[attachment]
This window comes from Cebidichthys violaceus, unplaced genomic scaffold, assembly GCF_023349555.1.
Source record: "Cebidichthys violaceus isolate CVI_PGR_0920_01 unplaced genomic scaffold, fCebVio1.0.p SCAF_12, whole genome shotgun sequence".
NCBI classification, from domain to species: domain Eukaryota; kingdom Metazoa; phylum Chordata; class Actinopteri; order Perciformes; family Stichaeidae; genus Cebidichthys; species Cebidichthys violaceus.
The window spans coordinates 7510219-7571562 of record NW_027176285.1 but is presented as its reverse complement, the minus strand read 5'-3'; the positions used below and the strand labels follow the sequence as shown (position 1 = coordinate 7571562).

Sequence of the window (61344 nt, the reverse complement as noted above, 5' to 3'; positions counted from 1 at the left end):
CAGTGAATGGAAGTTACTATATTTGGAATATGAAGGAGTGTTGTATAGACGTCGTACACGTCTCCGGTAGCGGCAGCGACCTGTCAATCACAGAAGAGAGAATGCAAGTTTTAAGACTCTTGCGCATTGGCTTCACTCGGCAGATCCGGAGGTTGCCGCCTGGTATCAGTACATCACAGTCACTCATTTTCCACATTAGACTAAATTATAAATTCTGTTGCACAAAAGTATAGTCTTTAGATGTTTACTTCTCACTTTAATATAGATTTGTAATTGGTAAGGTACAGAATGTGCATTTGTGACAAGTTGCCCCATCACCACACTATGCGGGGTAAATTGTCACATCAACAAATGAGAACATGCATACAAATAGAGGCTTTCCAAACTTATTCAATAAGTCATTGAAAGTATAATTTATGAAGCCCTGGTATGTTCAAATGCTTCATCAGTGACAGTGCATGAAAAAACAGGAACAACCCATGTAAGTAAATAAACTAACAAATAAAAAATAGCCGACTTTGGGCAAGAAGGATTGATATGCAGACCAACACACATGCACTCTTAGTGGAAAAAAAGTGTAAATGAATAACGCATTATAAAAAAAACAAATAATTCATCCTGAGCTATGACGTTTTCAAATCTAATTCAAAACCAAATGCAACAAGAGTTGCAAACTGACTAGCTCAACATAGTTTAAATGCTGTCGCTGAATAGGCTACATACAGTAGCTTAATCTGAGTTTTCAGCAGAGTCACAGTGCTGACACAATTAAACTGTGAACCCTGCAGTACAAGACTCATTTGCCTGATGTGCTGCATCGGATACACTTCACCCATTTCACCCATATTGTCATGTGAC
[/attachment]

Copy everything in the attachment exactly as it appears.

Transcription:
This window comes from Cebidichthys violaceus, unplaced genomic scaffold, assembly GCF_023349555.1.
Source record: "Cebidichthys violaceus isolate CVI_PGR_0920_01 unplaced genomic scaffold, fCebVio1.0.p SCAF_12, whole genome shotgun sequence".
NCBI classification, from domain to species: domain Eukaryota; kingdom Metazoa; phylum Chordata; class Actinopteri; order Perciformes; family Stichaeidae; genus Cebidichthys; species Cebidichthys violaceus.
The window spans coordinates 7510219-7571562 of record NW_027176285.1 but is presented as its reverse complement, the minus strand read 5'-3'; the positions used below and the strand labels follow the sequence as shown (position 1 = coordinate 7571562).

Sequence of the window (61344 nt, the reverse complement as noted above, 5' to 3'; positions counted from 1 at the left end):
CAGTGAATGGAAGTTACTATATTTGGAATATGAAGGAGTGTTGTATAGACGTCGTACACGTCTCCGGTAGCGGCAGCGACCTGTCAATCACAGAAGAGAGAATGCAAGTTTTAAGACTCTTGCGCATTGGCTTCACTCGGCAGATCCGGAGGTTGCCGCCTGGTATCAGTACATCACAGTCACTCATTTTCCACATTAGACTAAATTATAAATTCTGTTGCACAAAAGTATAGTCTTTAGATGTTTACTTCTCACTTTAATATAGATTTGTAATTGGTAAGGTACAGAATGTGCATTTGTGACAAGTTGCCCCATCACCACACTATGCGGGGTAAATTGTCACATCAACAAATGAGAACATGCATACAAATAGAGGCTTTCCAAACTTATTCAATAAGTCATTGAAAGTATAATTTATGAAGCCCTGGTATGTTCAAATGCTTCATCAGTGACAGTGCATGAAAAAACAGGAACAACCCATGTAAGTAAATAAACTAACAAATAAAAAATAGCCGACTTTGGGCAAGAAGGATTGATATGCAGACCAACACACATGCACTCTTAGTGGAAAAAAAGTGTAAATGAATAACGCATTATAAAAAAAACAAATAATTCATCCTGAGCTATGACGTTTTCAAATCTAATTCAAAACCAAATGCAACAAGAGTTGCAAACTGACTAGCTCAACATAGTTTAAATGCTGTCGCTGAATAGGCTACATACAGTAGCTTAATCTGAGTTTTCAGCAGAGTCACAGTGCTGACACAATTAAACTGTGAACCCTGCAGTACAAGACTCATTTGCCTGATGTGCTGCATCGGATACACTTCACCCATTTCACCCATATTGTCATGTGAC